He and Ajuwaya came into the country together. Unlike Ladoju, educated and with a clear vision of his future, Ajuwaya had had to start at the bottom of the ladder, earning minimum wage to make ends meet. If there was any menial job that he, Ladoju, would not do at home for any amount of money, Ajuwaya did it in America for the littlest amount of pay. But now, he was a success story who served as inspiration for those who came to America in rags. Tragedy had struck Ajuwaya, but like a phoenix, he had risen with new life, and penury was no longer his problem. In fact, Ajuwaya was known these days to preach the gospel of wealth like it was something he had been familiar with all his life. By the time the embers of the morning sun began to fill his room, Ladoju knew without a doubt that he was going to ask Ajuwaya to meet with him.
"A finger? That's too small. They'll reattach it if they find it and only pay for hospital bills. Come on," Ajuwaya told Ladoju.
The coffeehouse they met in was Ladoju's idea. He wanted something sophisticated to show Ajuwaya that he also thought like a big man. Ever since he got to America, he noticed that one of the condiments of the rich was coffee; they drank it like water and varied it in different tastes to suit their needs. His need today was a Cafe au Lait, something French, therefore exotic. He had never had it before, but when Ajuwaya walked in with the smell of cologne announcing his presence, Ladoju shouted his order loud enough for the lady behind the counter to look at him from the corners of her eyes.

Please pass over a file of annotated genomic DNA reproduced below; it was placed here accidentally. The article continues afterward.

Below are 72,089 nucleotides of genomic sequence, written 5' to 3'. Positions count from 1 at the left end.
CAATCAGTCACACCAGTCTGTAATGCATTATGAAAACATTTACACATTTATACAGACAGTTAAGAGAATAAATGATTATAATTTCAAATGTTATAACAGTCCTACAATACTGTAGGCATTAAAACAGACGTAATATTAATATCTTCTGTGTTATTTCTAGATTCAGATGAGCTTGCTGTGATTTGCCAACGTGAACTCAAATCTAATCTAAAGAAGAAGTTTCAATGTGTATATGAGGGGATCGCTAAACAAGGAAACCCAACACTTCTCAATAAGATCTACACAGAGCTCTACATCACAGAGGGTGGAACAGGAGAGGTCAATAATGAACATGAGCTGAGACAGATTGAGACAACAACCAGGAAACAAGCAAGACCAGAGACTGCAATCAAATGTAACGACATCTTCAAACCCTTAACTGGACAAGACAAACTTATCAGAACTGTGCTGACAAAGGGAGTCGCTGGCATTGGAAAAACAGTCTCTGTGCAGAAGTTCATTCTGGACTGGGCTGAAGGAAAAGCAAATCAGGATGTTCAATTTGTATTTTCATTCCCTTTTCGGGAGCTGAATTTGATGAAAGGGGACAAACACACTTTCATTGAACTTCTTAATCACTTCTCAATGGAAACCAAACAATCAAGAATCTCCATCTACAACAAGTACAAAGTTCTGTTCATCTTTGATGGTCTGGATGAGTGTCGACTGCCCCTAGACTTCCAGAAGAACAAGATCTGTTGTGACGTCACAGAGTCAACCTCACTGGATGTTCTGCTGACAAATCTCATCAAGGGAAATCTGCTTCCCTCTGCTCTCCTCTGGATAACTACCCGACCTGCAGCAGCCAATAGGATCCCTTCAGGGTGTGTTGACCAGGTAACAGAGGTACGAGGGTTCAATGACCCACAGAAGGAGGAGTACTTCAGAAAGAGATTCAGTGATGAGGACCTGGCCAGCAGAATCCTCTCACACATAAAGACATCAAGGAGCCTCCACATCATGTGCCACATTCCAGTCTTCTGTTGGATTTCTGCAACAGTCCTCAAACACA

"Tell me of your experience," Ladoju said, picking up his drink and blowing lightly into it like it was a whistle.
"When it happened to me, I was lucky. I had people who fought for me tooth and nail. And when I did it, I lacked experience, not that you can be experienced in such," he laughed, slapping Ladoju, jump-starting him to join the laugh.
False chuckles emerged from Ladoju and disappeared as soon as Ajuwaya stopped laughing.
"Seriously, this is no laughing matter. Have you thought of what they will say at home when they hear what has happened to you? Don't look only at how I bought five houses and maintain ten cars. It's all part of the price I've paid. Think carefully."
Ladoju nodded. In his mind, the only thought he had given to anything was the dollars he would spend at parties, the houses—rather, mansions—he would buy, the countless girls he would sleep with, and more than anything, a mother who would be satisfied. Dollars would shut her lips, and if words did come out of them, Ladoju would muffle their sound and lighten their weight with the dollars that would flow from his pocket. He knew those at home would talk, just like they did for Ajuwaya when it initially happened to him, but the money would shut them up. All of them. Especially his mother.
"I've given it serious thought," he said to Ajuwaya.